A new perspective on universalism and hell

One of the things that has surprised me in the Bell’s hell controversy is the assumption behind much of the criticism that the denial of hell as a place of eternal conscious torment amounts to an endorsement of universalism—or at least as a “preliminary step” in that direction as it was put to me by Steve Hays on the Triabloggers site. Practically speaking, Steve has a point—consider, for example, this personal testimony from The Beautiful Heresy:

In my mid-40s I discovered Universalism about mid-2004 and immediately began reading all I could about it. I was raised as a Pentecostal Fundamentalist and could never quite grasp why G-d was so angry with me and the rest of the world that He wanted to condemn us to Eternal Torment. G-d seemed weak, angry and schizophrenic to me. This journey is about my discovery of G-d’s universal and inescapable love.

But universalism is not at all an inevitable corollary of the argument, on the one hand, that the supposed “hell” texts in the New Testament mostly have reference to historical events, and on the other, that the final destiny of those whose names are not written in the book of life is simply destruction, death (Rev. 20:15). In fact, it seems to me that the historicizing hermeneutic that locates the wrath of God in history—judgment on rebellious Israel, judgment on an aggressive, idolatrous and over-bearing paganism—also weighs heavily against the universalist position.

I can only offer a very limited response to the universalist argument here, prompted by a question about my statement that universalism “like much traditional evangelical thought, it is premised on the priority given to soteriology”. I will not look at the various texts usually put forward as evidence for universalism. I will simply outline some general lines of thought.

It may help, in the first place, to establish a distinction between two ways of defining Christianity.

1. The traditional understanding has been that Christianity is essentially a general religion of salvation, which makes the primary task of the church the salvation of the lost, with the ultimate goal of ensuring that as many people as possible escape the punishment (or perhaps annihilation) of “hell” and gain eternal life with God in heaven. In this construction personal salvation precedes the corporate existence of the church—and very often we find that neither ecclesiology nor missiology develops beyond a simple multiplication of this primary function.

2. The alternative approach regards “Christianity” (the quotation marks indicate reservations about the validity of the term) as an intrinsic continuation of the calling of Abraham, against a background of persistent and escalating human rebellion, to be the progenitor of a people marked out by a more or less exclusive covenant commitment. My argument in Re: Mission is that the people of God was from the outset determined as “new creation”: Abraham is promised the original blessing of creation, he is told that he will be made fruitful, that he will multiply, and that his descendants will fill the microcosm of the land of Canaan. The Christ-event lay at the heart of a massive convulsion in the historical existence of this “new creation” people, but the basic “missional” purpose remained intact: to bear concrete, embodied and prophetic witness amidst the nations and cultures of the world to the redemptive presence of the creator and to the final hope of renewal. In this construction things are the other way round: the corporate and political existence of the church precedes the “salvation” and incorporation of individuals.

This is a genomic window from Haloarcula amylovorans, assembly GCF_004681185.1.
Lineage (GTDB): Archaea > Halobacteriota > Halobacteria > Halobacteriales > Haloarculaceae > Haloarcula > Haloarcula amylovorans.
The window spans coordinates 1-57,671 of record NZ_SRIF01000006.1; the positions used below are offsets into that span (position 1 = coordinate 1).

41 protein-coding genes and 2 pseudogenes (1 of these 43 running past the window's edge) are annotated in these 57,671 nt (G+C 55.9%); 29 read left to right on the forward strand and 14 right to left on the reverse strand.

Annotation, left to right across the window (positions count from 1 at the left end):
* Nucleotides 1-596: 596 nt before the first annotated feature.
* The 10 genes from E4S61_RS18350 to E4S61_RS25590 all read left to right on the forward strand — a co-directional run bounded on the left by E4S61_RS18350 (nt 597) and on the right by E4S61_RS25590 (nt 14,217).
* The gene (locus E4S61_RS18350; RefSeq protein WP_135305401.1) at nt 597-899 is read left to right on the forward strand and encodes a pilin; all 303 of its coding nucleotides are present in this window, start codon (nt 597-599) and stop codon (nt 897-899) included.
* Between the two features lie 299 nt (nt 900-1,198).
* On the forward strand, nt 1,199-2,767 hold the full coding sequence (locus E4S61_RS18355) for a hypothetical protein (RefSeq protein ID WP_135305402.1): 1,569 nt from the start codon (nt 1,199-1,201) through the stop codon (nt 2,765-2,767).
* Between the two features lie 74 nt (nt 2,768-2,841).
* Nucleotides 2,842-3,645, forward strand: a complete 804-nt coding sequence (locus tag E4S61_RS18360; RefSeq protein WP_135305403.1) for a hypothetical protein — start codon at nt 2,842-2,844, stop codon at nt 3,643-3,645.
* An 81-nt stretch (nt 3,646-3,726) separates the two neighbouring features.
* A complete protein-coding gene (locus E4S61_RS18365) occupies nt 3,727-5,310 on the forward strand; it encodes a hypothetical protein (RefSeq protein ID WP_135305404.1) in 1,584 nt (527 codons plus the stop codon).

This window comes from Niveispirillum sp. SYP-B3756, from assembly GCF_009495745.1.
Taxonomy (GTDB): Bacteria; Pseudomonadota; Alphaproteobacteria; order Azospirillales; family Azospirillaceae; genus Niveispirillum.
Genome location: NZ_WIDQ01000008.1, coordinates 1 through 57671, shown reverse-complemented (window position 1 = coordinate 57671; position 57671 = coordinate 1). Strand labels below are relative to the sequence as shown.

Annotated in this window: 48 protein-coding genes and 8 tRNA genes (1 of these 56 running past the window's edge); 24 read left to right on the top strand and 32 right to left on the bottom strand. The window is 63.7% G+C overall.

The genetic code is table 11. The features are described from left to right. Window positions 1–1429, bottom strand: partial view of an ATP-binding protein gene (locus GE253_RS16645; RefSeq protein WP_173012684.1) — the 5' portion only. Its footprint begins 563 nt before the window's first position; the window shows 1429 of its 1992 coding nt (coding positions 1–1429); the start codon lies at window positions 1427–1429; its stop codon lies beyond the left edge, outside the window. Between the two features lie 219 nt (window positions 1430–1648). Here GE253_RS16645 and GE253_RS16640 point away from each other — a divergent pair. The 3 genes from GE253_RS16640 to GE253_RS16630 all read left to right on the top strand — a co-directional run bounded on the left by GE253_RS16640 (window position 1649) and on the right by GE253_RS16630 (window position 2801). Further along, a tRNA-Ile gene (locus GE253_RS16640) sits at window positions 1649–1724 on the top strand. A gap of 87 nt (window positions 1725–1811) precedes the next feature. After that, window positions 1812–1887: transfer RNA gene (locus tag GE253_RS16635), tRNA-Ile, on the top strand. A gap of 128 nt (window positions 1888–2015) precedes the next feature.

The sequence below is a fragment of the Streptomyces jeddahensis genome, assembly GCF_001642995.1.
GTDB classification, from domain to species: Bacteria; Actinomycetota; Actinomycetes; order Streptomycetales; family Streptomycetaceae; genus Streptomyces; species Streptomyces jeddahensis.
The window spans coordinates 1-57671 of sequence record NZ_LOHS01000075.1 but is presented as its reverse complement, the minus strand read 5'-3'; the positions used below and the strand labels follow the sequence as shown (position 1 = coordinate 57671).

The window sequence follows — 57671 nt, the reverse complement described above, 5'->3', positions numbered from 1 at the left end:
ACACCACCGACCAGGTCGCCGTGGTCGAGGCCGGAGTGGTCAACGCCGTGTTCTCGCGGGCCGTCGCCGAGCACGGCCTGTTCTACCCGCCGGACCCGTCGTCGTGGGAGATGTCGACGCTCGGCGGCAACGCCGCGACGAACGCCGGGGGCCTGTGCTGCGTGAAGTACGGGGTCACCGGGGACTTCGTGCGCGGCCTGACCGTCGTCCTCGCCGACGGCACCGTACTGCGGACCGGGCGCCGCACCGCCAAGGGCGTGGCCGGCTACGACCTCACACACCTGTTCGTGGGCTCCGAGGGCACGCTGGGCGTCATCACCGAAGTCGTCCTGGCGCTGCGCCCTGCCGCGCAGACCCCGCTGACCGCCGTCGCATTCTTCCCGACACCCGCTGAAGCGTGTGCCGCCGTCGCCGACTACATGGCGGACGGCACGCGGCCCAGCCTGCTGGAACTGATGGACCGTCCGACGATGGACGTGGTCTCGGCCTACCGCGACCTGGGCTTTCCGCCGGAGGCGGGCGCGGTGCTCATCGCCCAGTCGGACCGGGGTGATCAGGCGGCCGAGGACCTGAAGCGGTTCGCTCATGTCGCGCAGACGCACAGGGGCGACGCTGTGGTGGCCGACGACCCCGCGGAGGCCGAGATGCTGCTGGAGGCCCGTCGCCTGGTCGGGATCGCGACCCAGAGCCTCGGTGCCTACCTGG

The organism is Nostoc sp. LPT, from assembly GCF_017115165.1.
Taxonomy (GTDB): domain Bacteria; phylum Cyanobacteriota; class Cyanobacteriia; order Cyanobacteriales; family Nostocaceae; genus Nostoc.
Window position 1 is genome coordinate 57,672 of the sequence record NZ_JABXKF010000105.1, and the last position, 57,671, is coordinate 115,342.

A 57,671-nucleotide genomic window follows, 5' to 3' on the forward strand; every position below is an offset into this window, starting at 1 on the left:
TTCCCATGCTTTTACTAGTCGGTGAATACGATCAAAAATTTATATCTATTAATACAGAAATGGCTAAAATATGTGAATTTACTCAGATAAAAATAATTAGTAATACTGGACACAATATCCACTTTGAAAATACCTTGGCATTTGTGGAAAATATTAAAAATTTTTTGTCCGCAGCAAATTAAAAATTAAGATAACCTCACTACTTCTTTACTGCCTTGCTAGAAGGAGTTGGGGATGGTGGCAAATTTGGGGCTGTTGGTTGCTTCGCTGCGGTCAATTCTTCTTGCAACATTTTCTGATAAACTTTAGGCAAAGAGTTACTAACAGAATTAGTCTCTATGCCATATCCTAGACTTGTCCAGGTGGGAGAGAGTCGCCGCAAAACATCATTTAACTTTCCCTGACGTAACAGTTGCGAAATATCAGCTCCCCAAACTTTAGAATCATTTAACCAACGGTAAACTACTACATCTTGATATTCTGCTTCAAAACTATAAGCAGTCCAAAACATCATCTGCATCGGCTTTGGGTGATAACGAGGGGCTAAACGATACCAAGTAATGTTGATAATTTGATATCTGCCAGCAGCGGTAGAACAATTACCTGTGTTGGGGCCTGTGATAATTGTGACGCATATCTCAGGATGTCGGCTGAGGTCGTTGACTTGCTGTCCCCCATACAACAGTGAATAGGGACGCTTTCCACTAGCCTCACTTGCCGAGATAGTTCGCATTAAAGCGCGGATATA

Under the first option there can be a reasonable debate about whether all humanity or only part of humanity will be saved. That is what I meant by the statement that universalism is “premised on the priority given to soteriology”.

Under the second option this debate makes less sense. The people of God is by definition a limited set. It is a people called out of the world—chosen, elected, set apart, transformed, sanctified—let us say, for the sake of the Mission Dei. When that people gets into trouble, it needs to be saved—from Egypt, from Babylon, from Antiochus Epiphanes, and critically from the condemnation of the Law that finally brought the wrath of God upon it in the form of the war against Rome. The manner of that final salvation opened up the door to Gentiles (Eph. 2:11-22), but it did not thereby transform the renewal movement into a general religion of salvation.